October 7, 2005 By Jana Saastad
A new service called Mealpay makes fumbling for cash and mad dashes to mini marts on the way to school a thing of the past. It also serves as a tool for parents to monitor their children's lunchtime eating and spending habits online.
Parents whose children are in districts that utilize Mealpay can open an account on the company's Web site with a major credit card. Parents can deposit money when they want and for as much as they want, although some schools require a $20 minimum deposit.
Created by Horizon Software, an online point-of-sale service for school districts, Mealpay is a tool for parents, students and the school district to make lunch breaks run smoothly and efficiently.
Eliminating the cash element is an added advantage for officials at Jefferson County School District in Golden, Colo.
"Anytime we don't have to handle cash, or have people handle cash, is a plus," said Shirley Brooke, the district's director of food and nutrition services.
She said parents rave about Mealpay and all it offers, including the automatic payment option. Parents can set up a monthly dollar amount to be withdrawn from their credit cards and that amount can be adjusted at any time.
Watching What Their Kids Eat
Convenient payment is the main feature of the service, but parents also have the ability to track their children's spending habits while they're at school.
"It helps the parent know how much their kids are spending," Brooke said. "We've found parents of the older kids like to know where the money went because the older kids tend to buy lunch for their friends."
Some school districts use a Mealpay option that lets parents see exactly what kids are eating. If main courses are skipped and only desserts are purchased, mom and dad will know.
Parents who want more control over what their children eat may choose from different types of accounts.
The meal account allows students to purchase only one complete plated meal per day at breakfast and/or lunch, and no other item in the cafeteria. The general account allows students to purchase any item in the cafeteria, including a la carte items, side dishes and beverages.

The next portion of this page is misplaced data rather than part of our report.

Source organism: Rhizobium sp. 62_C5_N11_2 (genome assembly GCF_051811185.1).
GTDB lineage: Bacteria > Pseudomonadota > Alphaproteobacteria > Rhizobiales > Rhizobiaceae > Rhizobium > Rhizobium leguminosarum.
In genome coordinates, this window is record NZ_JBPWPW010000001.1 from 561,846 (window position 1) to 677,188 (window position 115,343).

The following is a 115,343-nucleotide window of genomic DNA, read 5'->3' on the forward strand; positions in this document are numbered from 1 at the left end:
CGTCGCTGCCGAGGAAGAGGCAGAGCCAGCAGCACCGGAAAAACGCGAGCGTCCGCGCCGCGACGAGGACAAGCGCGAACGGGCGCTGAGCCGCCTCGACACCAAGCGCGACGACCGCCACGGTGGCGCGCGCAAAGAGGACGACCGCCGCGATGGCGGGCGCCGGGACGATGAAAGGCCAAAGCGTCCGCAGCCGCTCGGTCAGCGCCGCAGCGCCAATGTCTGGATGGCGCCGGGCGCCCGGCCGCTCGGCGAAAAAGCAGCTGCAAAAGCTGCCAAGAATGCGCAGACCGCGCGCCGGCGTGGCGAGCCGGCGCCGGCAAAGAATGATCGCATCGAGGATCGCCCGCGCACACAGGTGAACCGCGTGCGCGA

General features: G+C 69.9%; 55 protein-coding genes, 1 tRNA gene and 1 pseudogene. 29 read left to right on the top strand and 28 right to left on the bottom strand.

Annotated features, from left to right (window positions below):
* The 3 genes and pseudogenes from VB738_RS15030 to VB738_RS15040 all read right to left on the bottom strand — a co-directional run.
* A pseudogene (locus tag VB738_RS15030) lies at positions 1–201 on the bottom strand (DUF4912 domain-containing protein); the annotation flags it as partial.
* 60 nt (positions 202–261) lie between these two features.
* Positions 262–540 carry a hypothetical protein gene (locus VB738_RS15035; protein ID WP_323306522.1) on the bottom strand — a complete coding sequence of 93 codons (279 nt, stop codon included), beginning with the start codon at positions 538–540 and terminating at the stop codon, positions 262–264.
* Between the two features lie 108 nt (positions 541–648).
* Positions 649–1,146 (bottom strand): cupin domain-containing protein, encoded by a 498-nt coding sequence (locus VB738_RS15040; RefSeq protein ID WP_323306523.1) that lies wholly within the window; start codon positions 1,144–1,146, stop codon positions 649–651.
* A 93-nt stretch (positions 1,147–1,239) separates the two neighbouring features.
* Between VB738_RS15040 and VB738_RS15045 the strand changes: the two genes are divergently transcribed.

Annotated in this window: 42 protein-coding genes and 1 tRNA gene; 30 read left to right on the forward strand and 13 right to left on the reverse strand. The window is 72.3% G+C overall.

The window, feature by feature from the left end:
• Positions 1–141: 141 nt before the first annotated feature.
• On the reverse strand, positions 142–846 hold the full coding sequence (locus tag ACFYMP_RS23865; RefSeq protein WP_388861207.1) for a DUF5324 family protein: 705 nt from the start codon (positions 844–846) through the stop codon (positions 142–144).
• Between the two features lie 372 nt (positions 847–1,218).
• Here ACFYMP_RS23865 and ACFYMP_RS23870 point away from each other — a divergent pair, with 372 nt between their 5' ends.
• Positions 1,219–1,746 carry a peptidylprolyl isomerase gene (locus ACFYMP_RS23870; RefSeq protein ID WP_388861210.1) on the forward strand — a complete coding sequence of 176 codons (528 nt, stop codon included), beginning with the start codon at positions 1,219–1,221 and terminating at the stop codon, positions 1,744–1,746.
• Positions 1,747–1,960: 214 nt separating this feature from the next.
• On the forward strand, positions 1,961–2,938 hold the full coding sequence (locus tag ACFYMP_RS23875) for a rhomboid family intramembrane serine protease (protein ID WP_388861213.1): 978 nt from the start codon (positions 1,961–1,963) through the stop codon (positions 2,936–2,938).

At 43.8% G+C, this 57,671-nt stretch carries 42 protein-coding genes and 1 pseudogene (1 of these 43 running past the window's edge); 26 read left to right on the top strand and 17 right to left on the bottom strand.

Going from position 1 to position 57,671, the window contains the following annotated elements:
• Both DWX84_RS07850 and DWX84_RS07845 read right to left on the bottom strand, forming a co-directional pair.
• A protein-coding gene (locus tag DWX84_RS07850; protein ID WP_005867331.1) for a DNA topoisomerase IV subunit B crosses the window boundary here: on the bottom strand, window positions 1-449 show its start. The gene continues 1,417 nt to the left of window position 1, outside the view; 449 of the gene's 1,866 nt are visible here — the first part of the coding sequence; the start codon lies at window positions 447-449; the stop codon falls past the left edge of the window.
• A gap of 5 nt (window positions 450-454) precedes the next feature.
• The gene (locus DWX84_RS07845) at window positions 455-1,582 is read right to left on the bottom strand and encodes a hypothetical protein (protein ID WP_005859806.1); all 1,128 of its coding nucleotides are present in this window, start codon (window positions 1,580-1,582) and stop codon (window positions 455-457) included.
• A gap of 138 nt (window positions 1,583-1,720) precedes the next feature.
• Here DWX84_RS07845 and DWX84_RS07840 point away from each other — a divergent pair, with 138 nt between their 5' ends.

Mealpay's monitoring service is also designed to help combat obesity, a leading cause of illness, through state legislation mandating what types of food can be sold in school cafeterias.
Tina Bennett, director of Mealpay, said obesity is an important issue for parents and educators.
"It's something everyone wants to learn more about," Bennett said. "Obesity-related illnesses, such as diabetes and high blood pressure, cost the United States $117 billion a year, and Medicaid and Medicare are picking up half of that expense."
Mealpay is taking its product a bit further to include an educational component called HealthSmart -- a nutrition curriculum for K-12 teachers.
"We know how to feed kids," Bennett said. "Now we want to educate them [about food]."
Although she didn't elaborate much, since the product is still in the research and development phase, Bennett said HealthSmart will teach students how to eat better and incorporate physical education.
"If we do not reverse this trend, our kids will be the first to actually outlive their kids," Bennett said, meaning that life expectancies are dropping so rapidly that parents will begin to outlive their own children.
Filling a Need
Bennett said Mealpay was born out of school districts' need
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